A Brief History of Lagham

Godstone (probably Goda’s Ton) was a portion of land in Walcnested given to Ethelred the Unready by Aelfheah, a Saxon nobleman, in about 970 AD.

Walcnested had two Manor Houses, Marden to the north and Lagham to the south. Lagham (derived from Old English Lagu-water; ham-house), was so called due to the many springs in the area.

Lagham Manor thrived during the 13th century and a great moat, the largest non-military moat in South-East England, measuring 100ft crest to crest and about 24ft deep was constructed.

Lagham, with the rest of Walcnested, suffered severely from the Black Death in 1349, losing its lord and nearly all the tenants. After this time the estate went into decline until the present Manor was re-built in 1662 and the estate expanded to 650 acres.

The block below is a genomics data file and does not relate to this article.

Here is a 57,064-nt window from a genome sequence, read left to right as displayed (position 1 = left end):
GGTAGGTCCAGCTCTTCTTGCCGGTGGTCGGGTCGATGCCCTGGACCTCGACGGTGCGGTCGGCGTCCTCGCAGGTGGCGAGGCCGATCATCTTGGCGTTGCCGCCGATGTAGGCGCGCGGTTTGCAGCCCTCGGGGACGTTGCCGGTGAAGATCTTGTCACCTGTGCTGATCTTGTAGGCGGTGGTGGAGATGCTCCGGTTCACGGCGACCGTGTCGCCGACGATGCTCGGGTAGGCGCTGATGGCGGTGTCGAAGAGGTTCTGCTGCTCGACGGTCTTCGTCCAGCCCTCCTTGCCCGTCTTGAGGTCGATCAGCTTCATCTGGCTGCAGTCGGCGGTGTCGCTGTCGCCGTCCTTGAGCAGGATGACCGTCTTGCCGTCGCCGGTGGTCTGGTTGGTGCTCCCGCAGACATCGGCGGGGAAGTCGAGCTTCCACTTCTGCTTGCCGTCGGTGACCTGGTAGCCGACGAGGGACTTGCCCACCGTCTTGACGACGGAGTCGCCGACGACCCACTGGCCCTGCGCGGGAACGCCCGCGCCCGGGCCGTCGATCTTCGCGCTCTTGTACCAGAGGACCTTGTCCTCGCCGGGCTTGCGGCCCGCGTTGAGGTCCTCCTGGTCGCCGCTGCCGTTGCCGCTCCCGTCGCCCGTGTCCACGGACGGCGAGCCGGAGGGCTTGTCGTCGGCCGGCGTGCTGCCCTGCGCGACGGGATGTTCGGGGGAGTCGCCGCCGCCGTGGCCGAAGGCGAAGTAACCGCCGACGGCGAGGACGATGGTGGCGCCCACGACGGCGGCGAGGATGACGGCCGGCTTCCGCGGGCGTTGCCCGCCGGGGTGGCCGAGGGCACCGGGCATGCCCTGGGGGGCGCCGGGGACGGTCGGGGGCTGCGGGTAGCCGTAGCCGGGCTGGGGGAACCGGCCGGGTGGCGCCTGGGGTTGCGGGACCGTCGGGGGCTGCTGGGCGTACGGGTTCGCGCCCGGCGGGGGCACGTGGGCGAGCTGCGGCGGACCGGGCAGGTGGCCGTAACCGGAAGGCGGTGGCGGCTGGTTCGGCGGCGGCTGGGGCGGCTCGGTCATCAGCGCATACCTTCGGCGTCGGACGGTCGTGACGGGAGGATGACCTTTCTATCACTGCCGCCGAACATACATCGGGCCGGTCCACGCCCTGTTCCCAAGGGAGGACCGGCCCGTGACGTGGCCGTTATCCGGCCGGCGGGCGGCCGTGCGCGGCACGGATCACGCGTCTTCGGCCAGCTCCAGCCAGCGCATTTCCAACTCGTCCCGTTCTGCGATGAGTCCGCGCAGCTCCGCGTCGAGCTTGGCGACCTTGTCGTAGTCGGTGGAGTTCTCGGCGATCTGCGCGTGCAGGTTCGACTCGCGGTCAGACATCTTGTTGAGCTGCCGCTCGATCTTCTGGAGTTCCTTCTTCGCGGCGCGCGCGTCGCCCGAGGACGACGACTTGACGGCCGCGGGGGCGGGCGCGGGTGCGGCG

Lagham

By the 18th century, Lagham Manor was an unpretentious but comfortable gentleman’s residence with landscaped gardens and deer park. The boundary of the old deer park can still be traced in many places by the ditch and bank on which the park palings once stood.

The Dover and Chatham Railway Company constructed the Redhill to Tonbridge railway line through the estate in 1841, and thus the village now known as South Godstone began to develop.

The estate and deer park were maintained until the middle of the 20th century, when in 1944 the Lagham Estate was split up and auctioned off.

During the 1950’s, the major housing developments of Lagham Park, Hunters Chase and Easter Way were constructed on the site of Lagham Wood, the only surviving woodland is to the west of Lagham Park and to the north of Hunters Chase.

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